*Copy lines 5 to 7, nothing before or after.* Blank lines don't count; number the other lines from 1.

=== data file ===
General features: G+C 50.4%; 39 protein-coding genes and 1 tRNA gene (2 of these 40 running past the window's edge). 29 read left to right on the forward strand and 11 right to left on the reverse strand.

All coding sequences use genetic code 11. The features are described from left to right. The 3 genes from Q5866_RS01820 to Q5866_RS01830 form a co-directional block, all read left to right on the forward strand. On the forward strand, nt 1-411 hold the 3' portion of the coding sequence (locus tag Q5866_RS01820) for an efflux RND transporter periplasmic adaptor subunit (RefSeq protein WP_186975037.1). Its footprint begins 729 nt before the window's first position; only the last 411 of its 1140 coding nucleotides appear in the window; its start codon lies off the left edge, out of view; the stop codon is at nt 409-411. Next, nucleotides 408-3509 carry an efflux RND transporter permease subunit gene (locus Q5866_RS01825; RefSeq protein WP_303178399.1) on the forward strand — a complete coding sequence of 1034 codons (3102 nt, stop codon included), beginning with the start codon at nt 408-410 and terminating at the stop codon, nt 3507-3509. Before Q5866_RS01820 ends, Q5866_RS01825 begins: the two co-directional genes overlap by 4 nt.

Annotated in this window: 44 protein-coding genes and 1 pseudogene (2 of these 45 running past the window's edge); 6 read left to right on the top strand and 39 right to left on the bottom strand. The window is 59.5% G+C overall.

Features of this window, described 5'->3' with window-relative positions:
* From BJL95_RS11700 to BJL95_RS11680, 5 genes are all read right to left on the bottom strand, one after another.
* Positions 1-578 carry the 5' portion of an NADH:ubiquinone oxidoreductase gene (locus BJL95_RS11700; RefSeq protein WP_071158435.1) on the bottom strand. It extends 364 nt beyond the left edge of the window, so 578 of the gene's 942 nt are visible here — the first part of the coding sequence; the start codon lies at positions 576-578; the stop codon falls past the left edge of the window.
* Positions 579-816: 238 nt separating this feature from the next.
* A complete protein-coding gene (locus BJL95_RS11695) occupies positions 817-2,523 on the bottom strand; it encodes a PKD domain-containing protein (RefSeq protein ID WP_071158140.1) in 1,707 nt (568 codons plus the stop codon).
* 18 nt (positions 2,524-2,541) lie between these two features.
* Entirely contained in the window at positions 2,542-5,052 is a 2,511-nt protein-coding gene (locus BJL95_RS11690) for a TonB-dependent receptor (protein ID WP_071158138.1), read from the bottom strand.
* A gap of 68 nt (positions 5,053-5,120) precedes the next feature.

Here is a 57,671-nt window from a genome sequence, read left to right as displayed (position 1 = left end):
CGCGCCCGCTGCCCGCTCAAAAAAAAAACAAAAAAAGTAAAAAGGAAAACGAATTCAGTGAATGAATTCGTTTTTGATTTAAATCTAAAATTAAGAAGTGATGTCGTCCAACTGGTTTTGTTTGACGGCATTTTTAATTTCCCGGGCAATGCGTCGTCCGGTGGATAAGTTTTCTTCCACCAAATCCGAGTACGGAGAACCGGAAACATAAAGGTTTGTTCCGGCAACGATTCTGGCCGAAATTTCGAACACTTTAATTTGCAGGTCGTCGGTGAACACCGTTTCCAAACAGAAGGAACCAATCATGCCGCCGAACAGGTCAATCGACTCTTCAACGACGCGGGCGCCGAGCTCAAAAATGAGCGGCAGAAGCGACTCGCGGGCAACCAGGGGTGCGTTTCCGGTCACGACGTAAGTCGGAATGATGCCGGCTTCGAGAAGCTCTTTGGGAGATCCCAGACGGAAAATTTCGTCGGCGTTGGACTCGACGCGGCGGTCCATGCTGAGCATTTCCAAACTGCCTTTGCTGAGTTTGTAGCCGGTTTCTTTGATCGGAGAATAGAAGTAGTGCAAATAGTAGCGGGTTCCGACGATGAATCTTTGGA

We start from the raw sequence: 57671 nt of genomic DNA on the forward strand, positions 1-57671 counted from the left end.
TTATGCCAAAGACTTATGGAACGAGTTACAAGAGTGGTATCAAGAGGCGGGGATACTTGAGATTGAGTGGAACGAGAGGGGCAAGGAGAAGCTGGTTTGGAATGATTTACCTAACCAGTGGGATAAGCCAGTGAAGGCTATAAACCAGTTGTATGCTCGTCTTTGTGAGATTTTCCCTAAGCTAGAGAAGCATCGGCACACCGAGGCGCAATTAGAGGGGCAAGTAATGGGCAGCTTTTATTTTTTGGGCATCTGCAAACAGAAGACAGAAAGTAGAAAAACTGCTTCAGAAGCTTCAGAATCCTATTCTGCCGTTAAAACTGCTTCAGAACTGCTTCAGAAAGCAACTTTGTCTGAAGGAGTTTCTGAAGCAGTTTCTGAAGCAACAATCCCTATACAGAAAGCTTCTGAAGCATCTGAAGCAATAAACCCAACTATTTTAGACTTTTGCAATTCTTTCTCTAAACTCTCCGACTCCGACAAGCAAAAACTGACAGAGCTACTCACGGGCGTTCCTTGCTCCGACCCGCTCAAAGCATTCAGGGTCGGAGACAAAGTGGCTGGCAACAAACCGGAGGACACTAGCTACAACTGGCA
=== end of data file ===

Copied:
* From BJL95_RS11700 to BJL95_RS11680, 5 genes are all read right to left on the bottom strand, one after another.
* Positions 1-578 carry the 5' portion of an NADH:ubiquinone oxidoreductase gene (locus BJL95_RS11700; RefSeq protein WP_071158435.1) on the bottom strand. It extends 364 nt beyond the left edge of the window, so 578 of the gene's 942 nt are visible here — the first part of the coding sequence; the start codon lies at positions 576-578; the stop codon falls past the left edge of the window.
* Positions 579-816: 238 nt separating this feature from the next.